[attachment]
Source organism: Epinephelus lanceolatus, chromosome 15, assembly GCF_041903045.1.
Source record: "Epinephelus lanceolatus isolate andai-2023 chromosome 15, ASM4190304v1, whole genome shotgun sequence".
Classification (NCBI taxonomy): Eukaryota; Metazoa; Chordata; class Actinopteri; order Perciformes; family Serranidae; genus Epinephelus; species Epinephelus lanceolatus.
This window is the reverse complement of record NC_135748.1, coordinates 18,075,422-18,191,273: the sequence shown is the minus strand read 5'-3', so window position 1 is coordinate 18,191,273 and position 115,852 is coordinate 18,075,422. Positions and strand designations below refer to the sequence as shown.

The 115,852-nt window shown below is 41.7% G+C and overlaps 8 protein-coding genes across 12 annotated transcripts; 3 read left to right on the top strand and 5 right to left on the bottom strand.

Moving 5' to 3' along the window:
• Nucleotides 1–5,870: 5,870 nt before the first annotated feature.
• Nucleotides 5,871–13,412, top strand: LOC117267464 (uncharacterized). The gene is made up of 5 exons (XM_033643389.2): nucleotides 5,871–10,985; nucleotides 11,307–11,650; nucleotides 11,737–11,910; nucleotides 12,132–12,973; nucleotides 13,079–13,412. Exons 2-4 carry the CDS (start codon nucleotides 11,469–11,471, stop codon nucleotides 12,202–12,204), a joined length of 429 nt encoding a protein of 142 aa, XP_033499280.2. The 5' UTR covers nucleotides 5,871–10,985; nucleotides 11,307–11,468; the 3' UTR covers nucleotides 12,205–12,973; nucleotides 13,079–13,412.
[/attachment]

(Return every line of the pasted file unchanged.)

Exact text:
Source organism: Epinephelus lanceolatus, chromosome 15, assembly GCF_041903045.1.
Source record: "Epinephelus lanceolatus isolate andai-2023 chromosome 15, ASM4190304v1, whole genome shotgun sequence".
Classification (NCBI taxonomy): Eukaryota; Metazoa; Chordata; class Actinopteri; order Perciformes; family Serranidae; genus Epinephelus; species Epinephelus lanceolatus.
This window is the reverse complement of record NC_135748.1, coordinates 18,075,422-18,191,273: the sequence shown is the minus strand read 5'-3', so window position 1 is coordinate 18,191,273 and position 115,852 is coordinate 18,075,422. Positions and strand designations below refer to the sequence as shown.

The 115,852-nt window shown below is 41.7% G+C and overlaps 8 protein-coding genes across 12 annotated transcripts; 3 read left to right on the top strand and 5 right to left on the bottom strand.

Moving 5' to 3' along the window:
• Nucleotides 1–5,870: 5,870 nt before the first annotated feature.
• Nucleotides 5,871–13,412, top strand: LOC117267464 (uncharacterized). The gene is made up of 5 exons (XM_033643389.2): nucleotides 5,871–10,985; nucleotides 11,307–11,650; nucleotides 11,737–11,910; nucleotides 12,132–12,973; nucleotides 13,079–13,412. Exons 2-4 carry the CDS (start codon nucleotides 11,469–11,471, stop codon nucleotides 12,202–12,204), a joined length of 429 nt encoding a protein of 142 aa, XP_033499280.2. The 5' UTR covers nucleotides 5,871–10,985; nucleotides 11,307–11,468; the 3' UTR covers nucleotides 12,205–12,973; nucleotides 13,079–13,412.